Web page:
Lessons from the Laschamps Excursion 42,000 years ago

By | May 28, 2023

Dirk Schulze-Makuch writes:

After studying the reversal of Earth’s magnetic pole known to have occurred 42,000 years ago, a science team led by Alan Cooper from the South Australian Museum in Adelaide, Australia concludes that the event had significant environmental repercussions, especially at lower and mid-latitudes. That time period, known as the Laschamps Excursion, had anomalously high radiocarbon concentrations in the atmosphere, which were linked to a higher influx of radiation. When the reversal occurred, within a span of about 1,000 years, Earth’s magnetic field weakened drastically and the magnetic North and South Poles flipped, temporarily leaving surface-dwelling organisms largely unprotected from high influxes of both ionic and ultraviolet radiation.

Previous studies had not found much of an environmental impact from the flip. But that conclusion was based primarily on ice cores from Greenland and Antarctica, which biased it toward higher latitudes. Cooper and his colleagues took more representative samples from all over the world, including from tree rings in New Zealand. They conclude that the magnetic reversal was in fact related to the extinction of a large fraction of large animals at the time, as well as the disappearance of the Neanderthals and even the appearance of cave art.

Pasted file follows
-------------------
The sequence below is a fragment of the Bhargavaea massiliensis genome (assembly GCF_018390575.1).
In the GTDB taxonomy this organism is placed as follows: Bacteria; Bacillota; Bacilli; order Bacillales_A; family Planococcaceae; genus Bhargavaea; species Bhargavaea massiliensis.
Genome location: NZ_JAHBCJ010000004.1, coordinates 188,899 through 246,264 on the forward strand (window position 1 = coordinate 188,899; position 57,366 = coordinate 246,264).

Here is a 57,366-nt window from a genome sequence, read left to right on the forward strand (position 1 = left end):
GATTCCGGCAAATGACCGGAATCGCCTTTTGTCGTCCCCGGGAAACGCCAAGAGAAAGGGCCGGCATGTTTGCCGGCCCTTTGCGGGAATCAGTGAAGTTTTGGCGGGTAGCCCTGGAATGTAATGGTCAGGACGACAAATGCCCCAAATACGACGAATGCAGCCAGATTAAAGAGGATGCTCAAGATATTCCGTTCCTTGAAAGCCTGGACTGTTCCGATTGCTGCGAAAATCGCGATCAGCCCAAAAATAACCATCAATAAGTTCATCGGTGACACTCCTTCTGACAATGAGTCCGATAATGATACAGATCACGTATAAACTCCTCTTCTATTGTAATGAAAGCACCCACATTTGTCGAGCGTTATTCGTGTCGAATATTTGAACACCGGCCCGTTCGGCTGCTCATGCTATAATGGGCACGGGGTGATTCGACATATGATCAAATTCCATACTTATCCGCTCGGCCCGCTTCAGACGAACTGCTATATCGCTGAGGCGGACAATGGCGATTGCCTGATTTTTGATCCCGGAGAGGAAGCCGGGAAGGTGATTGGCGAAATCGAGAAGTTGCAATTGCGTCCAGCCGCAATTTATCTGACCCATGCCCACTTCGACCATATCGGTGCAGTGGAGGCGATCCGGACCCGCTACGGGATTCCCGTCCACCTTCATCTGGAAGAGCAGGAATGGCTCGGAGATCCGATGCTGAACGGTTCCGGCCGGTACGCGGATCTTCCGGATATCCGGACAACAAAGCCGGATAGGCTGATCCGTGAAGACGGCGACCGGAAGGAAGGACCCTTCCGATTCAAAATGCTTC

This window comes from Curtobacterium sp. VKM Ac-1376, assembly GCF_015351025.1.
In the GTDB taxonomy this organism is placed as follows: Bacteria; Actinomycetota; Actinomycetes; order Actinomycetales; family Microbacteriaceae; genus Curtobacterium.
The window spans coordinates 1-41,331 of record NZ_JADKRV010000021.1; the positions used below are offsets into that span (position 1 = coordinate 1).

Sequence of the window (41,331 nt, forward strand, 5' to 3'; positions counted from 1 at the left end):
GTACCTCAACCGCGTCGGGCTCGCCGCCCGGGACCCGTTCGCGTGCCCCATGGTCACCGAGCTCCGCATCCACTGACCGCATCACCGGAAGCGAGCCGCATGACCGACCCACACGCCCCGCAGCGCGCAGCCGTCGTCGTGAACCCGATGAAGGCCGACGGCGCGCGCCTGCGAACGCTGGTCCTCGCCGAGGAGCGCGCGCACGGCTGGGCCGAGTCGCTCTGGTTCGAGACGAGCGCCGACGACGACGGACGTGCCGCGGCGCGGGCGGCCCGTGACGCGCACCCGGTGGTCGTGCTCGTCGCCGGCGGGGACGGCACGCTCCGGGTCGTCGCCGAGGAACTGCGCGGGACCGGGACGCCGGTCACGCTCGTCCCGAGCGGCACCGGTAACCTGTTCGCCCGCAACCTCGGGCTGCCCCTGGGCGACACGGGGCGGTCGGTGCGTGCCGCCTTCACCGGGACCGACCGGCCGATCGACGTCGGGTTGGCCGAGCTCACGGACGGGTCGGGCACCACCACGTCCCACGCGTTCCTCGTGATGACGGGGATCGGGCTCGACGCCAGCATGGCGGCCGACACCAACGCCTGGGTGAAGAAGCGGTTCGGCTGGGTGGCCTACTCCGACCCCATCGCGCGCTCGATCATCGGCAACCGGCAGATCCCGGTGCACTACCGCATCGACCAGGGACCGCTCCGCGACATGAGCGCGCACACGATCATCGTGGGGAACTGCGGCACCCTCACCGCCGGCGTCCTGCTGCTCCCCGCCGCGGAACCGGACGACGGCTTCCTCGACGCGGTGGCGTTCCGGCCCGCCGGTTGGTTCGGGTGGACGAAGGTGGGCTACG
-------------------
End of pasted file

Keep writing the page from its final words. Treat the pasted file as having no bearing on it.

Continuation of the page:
If the connection with mass extinctions is true, it’s a cause for concern. Earth’s magnetic field has weakened nearly 10 percent in the last 200 years, and the position of the magnetic North Pole has changed quite a bit. A magnetic reversal may be imminent. One can only imagine what trouble such an event could cause, with more solar and cosmic radiation hitting Earth’s surface. Potentially, we could see an increase in cancer rates, environmental disturbances, and the failure of power grids. Do we need to worry? [Continue reading…]

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